The phenomenon of vigilantism is seen with varying degrees all over the world. The example reality in many African countries is that the state is often not the only player when it comes to security provision, and in instances where the state is weak, absent, unable or unwilling to provide basic security services, local actors and informal networks such as community watchdog groups, religious and community leaders, private security companies and vigilante groups becomes the main providers of security. For example, security services within the Mano River areas in West Africa is provided by informal sector (non-state actors).

The patron-client network bases of these groups mainly support the interest of a small group of elites to the disadvantage of the general population.

The colonial era saw security being conceptualized to mean the use of state security was (is) for the interest of state and not general population, and this has greatly narrowed the services by state security giving way to various forms of informal sector security providers.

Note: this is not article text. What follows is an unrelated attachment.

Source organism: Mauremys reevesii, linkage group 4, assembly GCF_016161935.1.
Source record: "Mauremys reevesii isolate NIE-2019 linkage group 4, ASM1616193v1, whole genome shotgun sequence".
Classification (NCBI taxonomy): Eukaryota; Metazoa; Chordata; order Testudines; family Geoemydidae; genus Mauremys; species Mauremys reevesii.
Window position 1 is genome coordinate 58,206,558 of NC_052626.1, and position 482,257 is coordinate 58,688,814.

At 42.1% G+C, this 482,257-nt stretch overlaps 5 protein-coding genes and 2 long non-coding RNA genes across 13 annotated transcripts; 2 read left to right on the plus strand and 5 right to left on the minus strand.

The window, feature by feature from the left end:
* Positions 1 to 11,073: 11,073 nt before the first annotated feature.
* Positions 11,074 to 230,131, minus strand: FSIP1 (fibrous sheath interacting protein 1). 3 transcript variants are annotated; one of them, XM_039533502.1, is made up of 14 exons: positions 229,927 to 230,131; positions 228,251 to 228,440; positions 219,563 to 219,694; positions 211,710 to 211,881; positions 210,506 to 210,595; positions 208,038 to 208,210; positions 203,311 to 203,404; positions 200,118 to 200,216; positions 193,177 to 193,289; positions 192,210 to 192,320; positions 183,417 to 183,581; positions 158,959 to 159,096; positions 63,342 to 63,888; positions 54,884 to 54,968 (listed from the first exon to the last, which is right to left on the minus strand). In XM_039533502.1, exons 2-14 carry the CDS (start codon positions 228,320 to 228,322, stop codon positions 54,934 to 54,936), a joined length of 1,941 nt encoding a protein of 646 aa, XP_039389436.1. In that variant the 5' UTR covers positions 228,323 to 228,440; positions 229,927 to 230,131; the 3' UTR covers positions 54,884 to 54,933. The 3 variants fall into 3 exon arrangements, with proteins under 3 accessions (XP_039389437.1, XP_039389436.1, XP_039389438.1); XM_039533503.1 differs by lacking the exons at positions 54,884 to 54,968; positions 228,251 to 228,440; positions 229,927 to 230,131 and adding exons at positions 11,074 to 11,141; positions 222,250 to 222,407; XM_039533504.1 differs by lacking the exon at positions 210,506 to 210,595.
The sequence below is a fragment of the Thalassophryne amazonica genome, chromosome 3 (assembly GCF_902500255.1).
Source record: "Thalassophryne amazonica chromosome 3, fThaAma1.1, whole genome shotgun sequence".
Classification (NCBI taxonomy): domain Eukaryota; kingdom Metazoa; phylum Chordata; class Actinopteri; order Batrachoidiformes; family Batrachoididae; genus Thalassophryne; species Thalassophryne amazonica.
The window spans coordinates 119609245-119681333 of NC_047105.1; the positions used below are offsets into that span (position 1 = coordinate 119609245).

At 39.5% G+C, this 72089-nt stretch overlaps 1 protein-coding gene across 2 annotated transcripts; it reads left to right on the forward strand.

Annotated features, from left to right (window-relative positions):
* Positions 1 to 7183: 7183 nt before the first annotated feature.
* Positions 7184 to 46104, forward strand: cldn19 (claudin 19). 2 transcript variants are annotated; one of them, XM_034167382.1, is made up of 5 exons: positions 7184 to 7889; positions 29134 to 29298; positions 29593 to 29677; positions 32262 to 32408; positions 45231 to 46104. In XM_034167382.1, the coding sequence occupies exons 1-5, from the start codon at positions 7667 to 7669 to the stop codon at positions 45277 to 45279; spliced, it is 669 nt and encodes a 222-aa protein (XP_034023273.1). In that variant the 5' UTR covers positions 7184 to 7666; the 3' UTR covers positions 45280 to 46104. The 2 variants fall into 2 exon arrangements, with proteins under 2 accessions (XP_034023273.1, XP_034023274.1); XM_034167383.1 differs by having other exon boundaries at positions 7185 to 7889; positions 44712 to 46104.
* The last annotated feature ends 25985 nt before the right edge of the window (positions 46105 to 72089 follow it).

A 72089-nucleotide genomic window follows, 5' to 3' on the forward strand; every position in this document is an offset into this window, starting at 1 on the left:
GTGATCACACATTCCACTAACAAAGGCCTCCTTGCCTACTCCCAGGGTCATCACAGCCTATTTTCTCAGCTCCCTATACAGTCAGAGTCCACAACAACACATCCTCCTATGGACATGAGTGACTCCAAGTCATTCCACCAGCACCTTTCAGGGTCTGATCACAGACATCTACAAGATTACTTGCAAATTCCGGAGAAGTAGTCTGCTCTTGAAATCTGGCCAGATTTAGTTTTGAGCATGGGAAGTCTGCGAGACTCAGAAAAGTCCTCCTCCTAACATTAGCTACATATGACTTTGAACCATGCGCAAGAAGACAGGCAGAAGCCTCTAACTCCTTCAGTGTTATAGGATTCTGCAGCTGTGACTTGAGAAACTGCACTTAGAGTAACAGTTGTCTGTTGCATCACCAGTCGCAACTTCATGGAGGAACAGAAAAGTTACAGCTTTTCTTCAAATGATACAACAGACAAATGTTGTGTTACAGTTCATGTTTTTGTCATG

The vigilante groups in their patron-client network, generate powers from bourgeoisie masters, including political elites, businessmen, and powerful or influential people. They often use them as body guards for the protection of self and properties. They are usually macho- in physique and most of these groups are unemployed and uneducated youths living in poverty stricken environment.

With a feel to survive and meet their needs they are easily convinced with material incentives and promises by their masters to engage in activities which are often probable threats to peace because they feel society has failed them. Yet, political vigilante groups have become the alternative to the state in providing security in Ghana.